"Maria," called the woman of Pablo and when the girl came in the door she said, "Water for this comrade."
Robert Jordan reached for his flask and, bringing the flask out, as he brought it he loosened the pistol in the holster and swung it on top of his thigh. He poured a second absinthe into his cup and took the cup of water the girl brought him and commenced to drip it into the cup, a little at a time. The girl stood at his elbow, watching him.

-For Whom The Bell Tolls, by Ernest Hemingway

I've read all of the drunkard's other books with mixed opinions. I chose this one as one of my next reads because so many famous people love it. Maybe if I read it, I too will become famous.

My five people will be: Ashley, Gregg, Steph, Sarah, and Connie.

Wednesday, December 10, 2008

The Click Almost Heard Around My World

Yesterday was bad. Every little thing in my world was pushing on a vice that had my entire being wedged and crushed. So many aspects of my life are stressful right now. I know I've got it far better than a lot of people out there. I just feel like certain parts of my life are asking for way too much of me and there seems to be less and less of the best parts of my energy and attention to go around at the end of every day. Yesterday I wrote a post about everything I "hate" and as I went to publish it I had a wave of guilt and apprehension come over me. I realized that I definitely want a lot of things out of life right now, but I also have a lot of things I've wanted in the past as well. So, I oped to not publish (thank god).

Here are some cool updates I'm positive about:

I'm building my new businesses with some great resources and inspiration from Jack's Notebook written by an amazing writer, speaker and entreprenurial mind in Gregg Fraley. Also, Mike Davis, a.k.a. "The Global Citizen" has been laying down some quality v-logs on how he is starting a business from concept to operations, or "Notion to Motion". I look forward to it every day.

I'm working on two steady freelance project as well. One is building a website that revolves around early career advice. Great concept. Another is SEO writing. Both are through

At the end of every day I think about how much I want to work for myself full time. Last night I had a conversation with an entrepreneur who said, "you know how people say you'll need 6 months of income to support yourself as you start a business? Make it 3 years of income instead." Basically he meant that you'll need time AND money to make great things happen. I have time, and I'm working on the money part as hard as I can.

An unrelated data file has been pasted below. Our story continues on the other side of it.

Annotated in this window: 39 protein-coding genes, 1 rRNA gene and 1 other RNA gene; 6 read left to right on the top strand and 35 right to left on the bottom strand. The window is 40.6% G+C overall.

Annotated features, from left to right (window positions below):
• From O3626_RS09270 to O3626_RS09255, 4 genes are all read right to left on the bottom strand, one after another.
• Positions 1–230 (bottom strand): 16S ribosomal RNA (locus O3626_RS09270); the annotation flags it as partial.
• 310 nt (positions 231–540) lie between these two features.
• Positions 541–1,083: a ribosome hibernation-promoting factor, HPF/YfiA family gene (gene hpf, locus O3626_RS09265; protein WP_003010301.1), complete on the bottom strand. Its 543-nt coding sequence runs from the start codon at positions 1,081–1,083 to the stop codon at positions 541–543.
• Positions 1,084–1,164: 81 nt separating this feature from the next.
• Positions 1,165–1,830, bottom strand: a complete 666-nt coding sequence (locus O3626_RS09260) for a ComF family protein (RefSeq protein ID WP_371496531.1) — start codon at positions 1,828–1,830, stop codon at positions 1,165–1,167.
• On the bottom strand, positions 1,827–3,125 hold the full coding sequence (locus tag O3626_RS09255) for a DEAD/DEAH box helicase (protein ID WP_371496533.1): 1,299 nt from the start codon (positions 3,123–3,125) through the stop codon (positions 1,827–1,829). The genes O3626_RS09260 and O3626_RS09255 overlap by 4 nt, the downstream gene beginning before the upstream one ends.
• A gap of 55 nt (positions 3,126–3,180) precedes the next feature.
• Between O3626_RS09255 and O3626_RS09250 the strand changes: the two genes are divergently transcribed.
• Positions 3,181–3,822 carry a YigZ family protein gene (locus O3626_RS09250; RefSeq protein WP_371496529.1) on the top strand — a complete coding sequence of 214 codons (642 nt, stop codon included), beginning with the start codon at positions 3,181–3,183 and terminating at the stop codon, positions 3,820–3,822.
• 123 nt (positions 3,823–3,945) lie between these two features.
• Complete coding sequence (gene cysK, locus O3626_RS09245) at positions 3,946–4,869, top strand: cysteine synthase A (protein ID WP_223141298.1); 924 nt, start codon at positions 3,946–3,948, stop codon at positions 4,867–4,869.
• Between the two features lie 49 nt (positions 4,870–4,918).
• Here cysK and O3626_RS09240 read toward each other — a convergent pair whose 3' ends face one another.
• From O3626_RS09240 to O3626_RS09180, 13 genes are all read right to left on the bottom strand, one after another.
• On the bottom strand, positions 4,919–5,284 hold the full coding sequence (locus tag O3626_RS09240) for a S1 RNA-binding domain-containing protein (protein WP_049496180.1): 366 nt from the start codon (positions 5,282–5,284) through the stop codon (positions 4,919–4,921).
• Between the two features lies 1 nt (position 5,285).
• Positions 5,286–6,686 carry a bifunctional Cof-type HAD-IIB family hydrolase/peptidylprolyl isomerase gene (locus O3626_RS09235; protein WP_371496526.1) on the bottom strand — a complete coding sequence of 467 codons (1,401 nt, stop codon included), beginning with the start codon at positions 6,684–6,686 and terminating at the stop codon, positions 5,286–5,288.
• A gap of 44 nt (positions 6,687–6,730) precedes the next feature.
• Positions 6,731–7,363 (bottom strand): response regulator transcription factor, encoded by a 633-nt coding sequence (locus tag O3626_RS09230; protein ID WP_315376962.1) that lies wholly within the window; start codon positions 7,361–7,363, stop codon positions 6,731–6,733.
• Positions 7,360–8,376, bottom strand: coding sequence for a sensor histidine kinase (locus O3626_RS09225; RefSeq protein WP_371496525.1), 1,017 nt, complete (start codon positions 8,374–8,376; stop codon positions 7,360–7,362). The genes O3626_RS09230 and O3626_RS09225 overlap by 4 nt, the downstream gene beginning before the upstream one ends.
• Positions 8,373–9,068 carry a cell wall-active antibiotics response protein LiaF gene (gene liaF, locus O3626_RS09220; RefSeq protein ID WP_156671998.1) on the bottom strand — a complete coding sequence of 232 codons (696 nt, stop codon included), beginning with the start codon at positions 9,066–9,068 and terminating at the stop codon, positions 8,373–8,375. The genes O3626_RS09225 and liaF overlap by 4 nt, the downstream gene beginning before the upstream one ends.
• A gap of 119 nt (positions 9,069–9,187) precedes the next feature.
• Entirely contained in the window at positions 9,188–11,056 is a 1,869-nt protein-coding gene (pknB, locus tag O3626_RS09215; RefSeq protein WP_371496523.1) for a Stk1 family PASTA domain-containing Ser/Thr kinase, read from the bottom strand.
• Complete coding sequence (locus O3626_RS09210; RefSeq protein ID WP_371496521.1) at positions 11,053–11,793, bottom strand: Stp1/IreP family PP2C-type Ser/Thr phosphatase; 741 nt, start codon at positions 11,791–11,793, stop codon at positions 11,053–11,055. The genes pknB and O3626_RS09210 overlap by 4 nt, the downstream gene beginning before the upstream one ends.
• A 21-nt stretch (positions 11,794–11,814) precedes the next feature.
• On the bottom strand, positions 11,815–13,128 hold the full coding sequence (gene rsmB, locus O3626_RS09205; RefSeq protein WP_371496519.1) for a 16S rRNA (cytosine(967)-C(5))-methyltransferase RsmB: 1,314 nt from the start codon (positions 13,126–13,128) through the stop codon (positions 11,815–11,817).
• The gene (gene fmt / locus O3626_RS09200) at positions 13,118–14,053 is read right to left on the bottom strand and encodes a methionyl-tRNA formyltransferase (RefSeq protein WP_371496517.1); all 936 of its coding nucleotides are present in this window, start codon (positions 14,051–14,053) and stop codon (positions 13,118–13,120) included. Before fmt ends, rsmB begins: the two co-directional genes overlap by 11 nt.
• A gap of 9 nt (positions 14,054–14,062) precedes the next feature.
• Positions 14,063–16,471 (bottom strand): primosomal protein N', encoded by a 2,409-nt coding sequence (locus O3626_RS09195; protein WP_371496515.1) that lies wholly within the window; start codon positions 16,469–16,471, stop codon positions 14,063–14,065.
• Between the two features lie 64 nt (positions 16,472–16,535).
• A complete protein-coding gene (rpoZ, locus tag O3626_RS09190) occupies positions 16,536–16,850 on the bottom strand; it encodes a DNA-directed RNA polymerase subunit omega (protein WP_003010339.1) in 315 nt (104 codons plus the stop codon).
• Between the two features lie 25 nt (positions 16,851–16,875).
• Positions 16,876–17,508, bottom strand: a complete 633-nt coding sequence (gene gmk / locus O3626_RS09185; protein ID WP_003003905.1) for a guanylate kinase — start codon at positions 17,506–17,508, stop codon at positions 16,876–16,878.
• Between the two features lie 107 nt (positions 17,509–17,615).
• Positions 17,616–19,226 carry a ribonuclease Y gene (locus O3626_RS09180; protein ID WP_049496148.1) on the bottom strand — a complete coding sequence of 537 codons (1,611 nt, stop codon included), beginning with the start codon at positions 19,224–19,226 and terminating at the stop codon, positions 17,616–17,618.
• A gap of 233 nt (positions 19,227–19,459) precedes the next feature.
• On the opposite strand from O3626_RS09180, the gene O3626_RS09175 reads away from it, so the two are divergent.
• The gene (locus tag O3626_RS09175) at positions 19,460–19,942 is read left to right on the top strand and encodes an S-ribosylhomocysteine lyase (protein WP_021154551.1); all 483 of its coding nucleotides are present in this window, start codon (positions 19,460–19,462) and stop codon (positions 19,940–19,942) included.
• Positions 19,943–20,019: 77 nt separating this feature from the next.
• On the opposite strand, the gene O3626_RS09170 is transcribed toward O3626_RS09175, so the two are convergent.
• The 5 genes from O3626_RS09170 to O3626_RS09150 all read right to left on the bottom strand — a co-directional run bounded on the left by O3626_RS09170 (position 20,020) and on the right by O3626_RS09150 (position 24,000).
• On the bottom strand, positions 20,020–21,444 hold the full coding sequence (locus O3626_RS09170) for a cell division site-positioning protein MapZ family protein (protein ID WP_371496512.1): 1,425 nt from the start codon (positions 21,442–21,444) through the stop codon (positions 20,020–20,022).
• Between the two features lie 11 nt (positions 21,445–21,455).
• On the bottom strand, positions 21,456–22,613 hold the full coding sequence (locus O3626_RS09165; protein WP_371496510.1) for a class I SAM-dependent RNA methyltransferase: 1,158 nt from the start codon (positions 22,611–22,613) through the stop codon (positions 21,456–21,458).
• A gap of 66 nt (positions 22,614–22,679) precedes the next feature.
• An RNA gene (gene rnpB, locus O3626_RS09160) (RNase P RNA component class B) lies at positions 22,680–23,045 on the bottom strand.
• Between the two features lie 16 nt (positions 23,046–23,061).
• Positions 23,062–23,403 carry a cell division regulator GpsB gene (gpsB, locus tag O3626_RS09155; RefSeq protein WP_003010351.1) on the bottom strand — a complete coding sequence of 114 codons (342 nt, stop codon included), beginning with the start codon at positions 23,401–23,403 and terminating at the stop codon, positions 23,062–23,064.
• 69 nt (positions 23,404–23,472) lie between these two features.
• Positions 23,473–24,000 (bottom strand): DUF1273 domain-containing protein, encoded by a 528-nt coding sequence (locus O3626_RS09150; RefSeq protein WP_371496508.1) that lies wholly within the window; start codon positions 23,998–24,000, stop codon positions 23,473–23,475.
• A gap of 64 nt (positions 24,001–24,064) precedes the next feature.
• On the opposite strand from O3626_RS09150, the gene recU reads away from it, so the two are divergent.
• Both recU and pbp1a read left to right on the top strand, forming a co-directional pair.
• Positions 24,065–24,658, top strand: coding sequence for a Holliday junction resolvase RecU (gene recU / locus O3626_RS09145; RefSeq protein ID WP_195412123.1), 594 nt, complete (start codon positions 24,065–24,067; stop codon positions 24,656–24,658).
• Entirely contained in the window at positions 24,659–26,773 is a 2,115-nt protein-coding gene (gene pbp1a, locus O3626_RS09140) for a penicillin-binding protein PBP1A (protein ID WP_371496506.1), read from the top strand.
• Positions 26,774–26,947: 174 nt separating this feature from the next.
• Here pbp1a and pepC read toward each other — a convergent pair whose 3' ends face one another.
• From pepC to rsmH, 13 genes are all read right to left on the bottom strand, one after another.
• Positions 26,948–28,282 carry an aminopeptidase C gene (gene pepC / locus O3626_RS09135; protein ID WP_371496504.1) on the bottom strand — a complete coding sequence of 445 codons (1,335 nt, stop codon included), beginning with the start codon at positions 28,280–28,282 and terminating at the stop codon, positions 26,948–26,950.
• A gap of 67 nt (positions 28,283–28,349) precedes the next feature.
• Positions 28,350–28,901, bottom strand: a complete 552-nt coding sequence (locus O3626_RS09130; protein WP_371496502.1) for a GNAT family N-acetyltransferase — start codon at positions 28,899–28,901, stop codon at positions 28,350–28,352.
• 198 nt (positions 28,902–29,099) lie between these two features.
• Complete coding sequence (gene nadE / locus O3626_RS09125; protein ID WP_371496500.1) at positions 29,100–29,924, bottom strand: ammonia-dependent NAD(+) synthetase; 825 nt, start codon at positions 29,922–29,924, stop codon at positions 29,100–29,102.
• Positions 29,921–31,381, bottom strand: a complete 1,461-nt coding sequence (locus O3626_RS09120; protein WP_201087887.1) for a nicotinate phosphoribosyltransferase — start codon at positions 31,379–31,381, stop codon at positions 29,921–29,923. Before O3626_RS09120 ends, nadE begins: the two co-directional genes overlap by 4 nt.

Hopefully after the holidays I can get back to saving. Gift buying/receiving is one of my least favorite things to do, but I go along with it. It's one of the few ways I can really show I care about certain individuals. There are other ways, but I can only make people food or sing them a song so many times.

The condo front is still creeping along. I have several friends, mostly couples who own a house or condo. They're convinced I won't find what I'm looking for in my price range of $25,000 to $70,000 in Worcester, but I say foey to them! I think the bottom has yet to be seen and I'm crossing my fingers that when the bottom does come, I'll have the credit and down payment to snatch up a home of my own. Until then I refuse to hop on anything unless it's damn near perfect.

Will 2009 be the year of the reclusive, industrious James in spite of all this economic turmoil? I say "screw it!" Why sit and worry about the economy. Just keep working and creating as long as you're creative.

On a side note, my sister took Albie the cat back to the shelter yesterday. He was sick and simply un-trainable in regards to getting him in the litter box. The Vet said he probably has something wrong with him and that they're unsure of his background because he was a stray and only stayed in the shelter two days before I took him home. I hope whatever is ailing him is fixable and that he finds a good home eventually. As for my quest with for a cat, I have six months to pick any other from the same shelter. Right now I'm going to focus on getting all the cat pee smells out of my apartment first, then I'll worry about being a foster parent to a feline again. I'll be sure to pick more carefully next time, for sure.

Monday, December 8, 2008

How Blogging Saved My Life